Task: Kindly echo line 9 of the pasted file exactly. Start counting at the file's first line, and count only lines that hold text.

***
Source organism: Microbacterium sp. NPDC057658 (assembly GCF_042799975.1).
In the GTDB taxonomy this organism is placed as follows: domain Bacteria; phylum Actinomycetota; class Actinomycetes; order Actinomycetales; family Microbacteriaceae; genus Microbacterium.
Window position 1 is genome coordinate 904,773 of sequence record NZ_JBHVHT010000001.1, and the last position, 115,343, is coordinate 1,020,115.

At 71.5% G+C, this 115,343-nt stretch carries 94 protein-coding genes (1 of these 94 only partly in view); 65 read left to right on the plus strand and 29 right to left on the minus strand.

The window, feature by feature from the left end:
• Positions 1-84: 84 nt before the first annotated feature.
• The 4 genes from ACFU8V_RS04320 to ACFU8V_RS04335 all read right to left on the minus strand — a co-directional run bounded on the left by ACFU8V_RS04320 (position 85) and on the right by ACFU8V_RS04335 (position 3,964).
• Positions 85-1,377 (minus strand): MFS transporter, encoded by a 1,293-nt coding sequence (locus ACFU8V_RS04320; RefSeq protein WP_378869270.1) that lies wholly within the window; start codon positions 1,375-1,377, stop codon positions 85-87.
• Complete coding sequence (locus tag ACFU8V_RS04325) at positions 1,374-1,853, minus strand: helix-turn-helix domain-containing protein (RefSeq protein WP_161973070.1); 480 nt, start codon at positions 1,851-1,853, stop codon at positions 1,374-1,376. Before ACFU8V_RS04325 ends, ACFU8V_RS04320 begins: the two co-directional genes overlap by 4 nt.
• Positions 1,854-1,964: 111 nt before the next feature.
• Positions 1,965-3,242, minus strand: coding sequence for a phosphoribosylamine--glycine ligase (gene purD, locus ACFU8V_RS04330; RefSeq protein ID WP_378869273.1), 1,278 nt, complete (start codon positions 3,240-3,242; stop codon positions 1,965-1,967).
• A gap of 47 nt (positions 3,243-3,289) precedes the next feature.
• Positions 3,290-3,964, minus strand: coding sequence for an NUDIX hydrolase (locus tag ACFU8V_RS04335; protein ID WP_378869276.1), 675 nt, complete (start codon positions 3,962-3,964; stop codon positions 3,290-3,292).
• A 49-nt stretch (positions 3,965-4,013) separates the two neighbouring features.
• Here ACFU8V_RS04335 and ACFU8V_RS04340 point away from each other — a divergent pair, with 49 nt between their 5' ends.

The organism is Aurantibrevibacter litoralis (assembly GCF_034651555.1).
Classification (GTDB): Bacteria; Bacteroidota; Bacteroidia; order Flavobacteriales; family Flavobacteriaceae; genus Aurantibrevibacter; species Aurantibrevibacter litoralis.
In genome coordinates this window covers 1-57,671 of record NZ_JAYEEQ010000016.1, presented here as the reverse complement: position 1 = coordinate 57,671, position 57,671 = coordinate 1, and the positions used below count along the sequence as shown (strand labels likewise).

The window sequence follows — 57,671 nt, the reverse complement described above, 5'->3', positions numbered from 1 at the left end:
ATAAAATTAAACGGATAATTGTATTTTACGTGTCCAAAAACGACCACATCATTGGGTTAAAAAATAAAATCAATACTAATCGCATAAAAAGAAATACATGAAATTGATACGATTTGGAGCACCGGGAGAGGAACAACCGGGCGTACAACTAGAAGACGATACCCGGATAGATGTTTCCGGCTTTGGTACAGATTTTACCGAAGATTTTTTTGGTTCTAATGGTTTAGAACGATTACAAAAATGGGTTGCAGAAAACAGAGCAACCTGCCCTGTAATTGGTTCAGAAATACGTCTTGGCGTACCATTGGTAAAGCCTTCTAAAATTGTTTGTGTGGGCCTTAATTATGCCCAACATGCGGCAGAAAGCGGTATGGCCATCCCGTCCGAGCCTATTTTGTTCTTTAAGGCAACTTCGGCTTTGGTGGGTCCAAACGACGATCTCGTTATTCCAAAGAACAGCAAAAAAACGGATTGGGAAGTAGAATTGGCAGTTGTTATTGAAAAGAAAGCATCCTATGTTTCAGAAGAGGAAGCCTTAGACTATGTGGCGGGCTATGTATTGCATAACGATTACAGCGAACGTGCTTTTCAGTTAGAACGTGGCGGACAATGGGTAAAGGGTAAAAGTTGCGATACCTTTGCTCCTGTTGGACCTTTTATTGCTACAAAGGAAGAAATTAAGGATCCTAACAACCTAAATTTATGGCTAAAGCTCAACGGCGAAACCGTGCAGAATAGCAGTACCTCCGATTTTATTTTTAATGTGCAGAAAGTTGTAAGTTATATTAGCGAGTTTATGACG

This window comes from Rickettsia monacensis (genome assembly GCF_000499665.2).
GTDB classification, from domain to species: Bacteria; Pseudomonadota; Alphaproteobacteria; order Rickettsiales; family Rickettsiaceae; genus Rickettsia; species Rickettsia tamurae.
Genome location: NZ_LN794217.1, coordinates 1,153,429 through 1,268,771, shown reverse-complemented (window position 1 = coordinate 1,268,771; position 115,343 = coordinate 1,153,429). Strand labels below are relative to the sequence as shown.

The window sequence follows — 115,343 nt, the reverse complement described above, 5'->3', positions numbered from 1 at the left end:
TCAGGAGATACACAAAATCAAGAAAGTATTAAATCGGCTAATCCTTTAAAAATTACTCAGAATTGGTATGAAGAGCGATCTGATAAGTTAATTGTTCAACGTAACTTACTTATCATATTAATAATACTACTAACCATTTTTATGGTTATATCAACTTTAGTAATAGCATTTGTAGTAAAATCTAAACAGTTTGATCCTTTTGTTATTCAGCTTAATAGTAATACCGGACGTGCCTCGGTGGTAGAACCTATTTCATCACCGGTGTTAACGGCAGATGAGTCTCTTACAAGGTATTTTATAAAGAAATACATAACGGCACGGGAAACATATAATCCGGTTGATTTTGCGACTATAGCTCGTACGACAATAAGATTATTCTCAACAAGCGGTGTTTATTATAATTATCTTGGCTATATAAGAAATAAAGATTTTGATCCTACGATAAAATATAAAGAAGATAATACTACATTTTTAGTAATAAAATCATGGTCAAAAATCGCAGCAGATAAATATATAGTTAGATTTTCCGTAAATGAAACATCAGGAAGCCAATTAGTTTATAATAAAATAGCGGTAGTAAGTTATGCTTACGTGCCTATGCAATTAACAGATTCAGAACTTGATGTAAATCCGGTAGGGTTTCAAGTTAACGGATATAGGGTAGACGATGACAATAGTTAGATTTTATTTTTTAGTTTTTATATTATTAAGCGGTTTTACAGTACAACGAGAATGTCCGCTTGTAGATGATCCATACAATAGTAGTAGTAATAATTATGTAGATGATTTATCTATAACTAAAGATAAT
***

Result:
• Complete coding sequence (locus tag ACFU8V_RS04325) at positions 1,374-1,853, minus strand: helix-turn-helix domain-containing protein (RefSeq protein WP_161973070.1); 480 nt, start codon at positions 1,851-1,853, stop codon at positions 1,374-1,376. Before ACFU8V_RS04325 ends, ACFU8V_RS04320 begins: the two co-directional genes overlap by 4 nt.